Location: Invasive Species and Pollinator HealthTitle: Complete development on Elodea canadensis (Hydrocharitaceae) eliminates Hydrellia egeriae (Diptera, Ephydridae) as a candidate biological control agent of Egeria densa (Hydrocharitaceae) in the U.S.A
|CARRUTHERS, RAYMOND - Retired ARS Employee|
|WALSH, GUILLERMO - Fuedei|
Submitted to: Biocontrol Science and Technology
Publication Type: Peer Reviewed Journal
Publication Acceptance Date: 12/23/2018
Publication Date: 1/6/2019
Citation: Pratt, P.D., Herr, J.C., Carruthers, R., Walsh, G. 2019. Complete development on Elodea canadensis (Hydrocharitaceae) eliminates Hydrellia egeriae (Diptera, Ephydridae) as a candidate biological control agent of Egeria densa (Hydrocharitaceae) in the U.S.A. Biocontrol Science and Technology. 29(4):405-409. https://doi.org/10.1080/09583157.2018.1564245.
Interpretive Summary: California waterways are critical for the wellbeing of the public and food production. The Brazilian waterweed is not native to the USA but readily spreads in California's lakes and rivers. The exotic plant grows below the water surface, where it interferes with water movement and plugs irrigation canals. A very small fly, with the scientific name Hydrellia egeriae, attacks Brazilian waterweed in South America and was studied to determine if it could be used to help control Bazilian waterweed in California. The objective of this study was to determine if the fly would feed on Elodea canadensis, a native plant that looks similar to Brazilian waterweed. Scientists held the fly with the native plant and learned that the fly would lay eggs and complete development on Elodea. These data indicate that the fly poses a risk to the native plant tested and isn't suitable for using in California or other areas of the USA where Elodea is native.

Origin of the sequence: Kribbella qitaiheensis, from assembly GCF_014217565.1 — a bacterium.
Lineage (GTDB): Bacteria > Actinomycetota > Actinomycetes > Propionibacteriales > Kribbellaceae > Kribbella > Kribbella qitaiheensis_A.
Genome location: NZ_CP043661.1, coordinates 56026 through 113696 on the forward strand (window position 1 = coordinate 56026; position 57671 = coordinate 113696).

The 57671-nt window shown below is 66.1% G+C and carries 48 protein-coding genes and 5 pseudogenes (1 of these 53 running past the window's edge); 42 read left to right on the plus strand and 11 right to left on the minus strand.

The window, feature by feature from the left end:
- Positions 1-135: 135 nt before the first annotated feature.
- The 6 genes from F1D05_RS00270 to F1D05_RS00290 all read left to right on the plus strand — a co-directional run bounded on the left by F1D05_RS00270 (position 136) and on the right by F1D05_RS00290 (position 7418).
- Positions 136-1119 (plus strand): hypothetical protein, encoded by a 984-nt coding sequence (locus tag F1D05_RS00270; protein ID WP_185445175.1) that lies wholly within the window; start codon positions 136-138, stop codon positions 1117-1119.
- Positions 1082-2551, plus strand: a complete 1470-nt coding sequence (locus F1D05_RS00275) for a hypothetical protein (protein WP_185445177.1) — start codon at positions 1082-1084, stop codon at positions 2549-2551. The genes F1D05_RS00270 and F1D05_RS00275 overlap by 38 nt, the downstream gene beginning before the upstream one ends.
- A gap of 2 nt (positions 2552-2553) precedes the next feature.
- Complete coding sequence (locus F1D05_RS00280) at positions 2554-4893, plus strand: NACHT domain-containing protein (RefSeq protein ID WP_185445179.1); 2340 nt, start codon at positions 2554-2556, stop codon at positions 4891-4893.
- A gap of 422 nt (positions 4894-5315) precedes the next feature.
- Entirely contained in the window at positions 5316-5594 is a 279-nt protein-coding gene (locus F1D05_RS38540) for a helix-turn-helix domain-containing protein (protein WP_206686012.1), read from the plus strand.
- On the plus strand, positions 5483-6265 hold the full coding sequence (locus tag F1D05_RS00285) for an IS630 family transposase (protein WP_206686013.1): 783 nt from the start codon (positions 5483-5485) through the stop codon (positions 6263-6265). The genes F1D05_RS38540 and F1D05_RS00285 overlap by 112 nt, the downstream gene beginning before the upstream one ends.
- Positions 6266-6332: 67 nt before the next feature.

Technical Abstract: The ephydrid fly Hydrellia egeriae was evaluated under quarantine conditions as a biological control agent of the invasive aquatic weed Egeria densa in California, U.S.A. The objective of this study was to test the fly’s feeding preference when held with the North American native Elodea canadensis, an important benchmark species. No choice testing revealed that H. egeriae can complete development when held with E. canadensis and choice testing indicated the fly presents little oviposition discrimination between E. densa and E. canadensis. It is concluded that the host range of H. egeriae is too broad for consideration as a biological control agent of E. densa in the U.S.A.